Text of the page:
- Combining head pose and eye location information for gaze estimation
- IEEE Transactions on Image Processing
- Volume | Issue number
- 21 | 2
- Pages (from-to)
- Document type
- Faculty of Science (FNWI)
- Informatics Institute (IVI)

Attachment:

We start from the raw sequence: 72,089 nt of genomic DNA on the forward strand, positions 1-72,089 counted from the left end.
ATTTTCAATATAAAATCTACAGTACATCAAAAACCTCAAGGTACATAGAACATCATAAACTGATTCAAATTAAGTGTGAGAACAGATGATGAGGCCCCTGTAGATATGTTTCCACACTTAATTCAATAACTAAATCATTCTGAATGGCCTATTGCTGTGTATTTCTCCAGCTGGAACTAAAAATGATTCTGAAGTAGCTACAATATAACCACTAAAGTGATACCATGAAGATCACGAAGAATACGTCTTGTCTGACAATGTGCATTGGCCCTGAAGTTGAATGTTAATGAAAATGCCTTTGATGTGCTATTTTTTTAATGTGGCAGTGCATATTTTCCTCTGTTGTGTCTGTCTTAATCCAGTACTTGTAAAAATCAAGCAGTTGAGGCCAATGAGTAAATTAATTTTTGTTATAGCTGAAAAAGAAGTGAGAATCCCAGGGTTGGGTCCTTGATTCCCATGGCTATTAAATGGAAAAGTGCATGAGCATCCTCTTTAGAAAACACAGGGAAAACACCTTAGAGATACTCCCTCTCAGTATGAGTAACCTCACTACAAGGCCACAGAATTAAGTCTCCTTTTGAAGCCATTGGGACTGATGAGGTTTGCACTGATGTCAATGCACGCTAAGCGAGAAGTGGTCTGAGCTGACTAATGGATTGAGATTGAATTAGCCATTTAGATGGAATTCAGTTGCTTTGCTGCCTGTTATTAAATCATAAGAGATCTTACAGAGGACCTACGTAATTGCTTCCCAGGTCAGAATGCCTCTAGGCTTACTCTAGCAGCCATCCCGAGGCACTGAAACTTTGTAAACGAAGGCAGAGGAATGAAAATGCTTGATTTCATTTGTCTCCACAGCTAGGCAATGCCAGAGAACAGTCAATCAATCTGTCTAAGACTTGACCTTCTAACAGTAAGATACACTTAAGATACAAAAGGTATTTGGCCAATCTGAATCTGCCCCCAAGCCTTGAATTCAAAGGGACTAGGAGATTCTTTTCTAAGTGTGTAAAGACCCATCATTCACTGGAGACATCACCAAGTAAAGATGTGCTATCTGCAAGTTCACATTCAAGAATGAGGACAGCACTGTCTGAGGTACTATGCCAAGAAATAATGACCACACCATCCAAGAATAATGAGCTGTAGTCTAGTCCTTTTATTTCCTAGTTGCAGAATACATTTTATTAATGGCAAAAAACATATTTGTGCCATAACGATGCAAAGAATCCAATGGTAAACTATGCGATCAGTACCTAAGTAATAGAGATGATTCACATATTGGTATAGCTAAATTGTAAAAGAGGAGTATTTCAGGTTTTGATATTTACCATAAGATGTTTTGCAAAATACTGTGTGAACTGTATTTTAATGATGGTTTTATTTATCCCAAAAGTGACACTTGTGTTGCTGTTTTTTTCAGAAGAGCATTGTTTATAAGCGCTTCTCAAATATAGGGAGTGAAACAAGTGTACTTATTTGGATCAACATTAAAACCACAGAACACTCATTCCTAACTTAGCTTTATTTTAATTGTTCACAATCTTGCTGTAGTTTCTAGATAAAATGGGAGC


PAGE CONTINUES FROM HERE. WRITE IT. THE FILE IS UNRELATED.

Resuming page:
Head pose and eye location for gaze estimation have been separately studied in numerous works in the literature. Previous research shows that satisfactory accuracy in head pose and eye location estimation can be achieved in constrained settings. However, in the presence of nonfrontal faces, eye locators are not adequate to accurately locate the center of the eyes. On the other hand, head pose estimation techniques are able to deal with these conditions; hence, they may be suited to enhance the accuracy of eye localization. Therefore, in this paper, a hybrid scheme is proposed to combine head pose and eye location information to obtain enhanced gaze estimation. To this end, the transformation matrix obtained from the head pose is used to normalize the eye regions, and in turn, the transformation matrix generated by the found eye location is used to correct the pose estimation procedure. The scheme is designed to enhance the accuracy of eye location estimations, particularly in low-resolution videos, to extend the operative range of the eye locators, and to improve the accuracy of the head pose tracker. These enhanced estimations are then combined to obtain a novel visual gaze estimation system, which uses both eye location and head information to refine the gaze estimates. From the experimental results, it can be derived that the proposed unified scheme improves the accuracy of eye estimations by 16% to 23%. Furthermore, it considerably extends its operating range by more than 15° by overcoming the problems introduced by extreme head poses. Moreover, the accuracy of the head pose tracker is improved by 12% to 24%. Finally, the experimentation on the proposed combined gaze estimation system shows that it is accurate (with a mean error between 2° and 5°) and that it can be used in cases where classic approaches would fail without imposing restraints on the position of the head.
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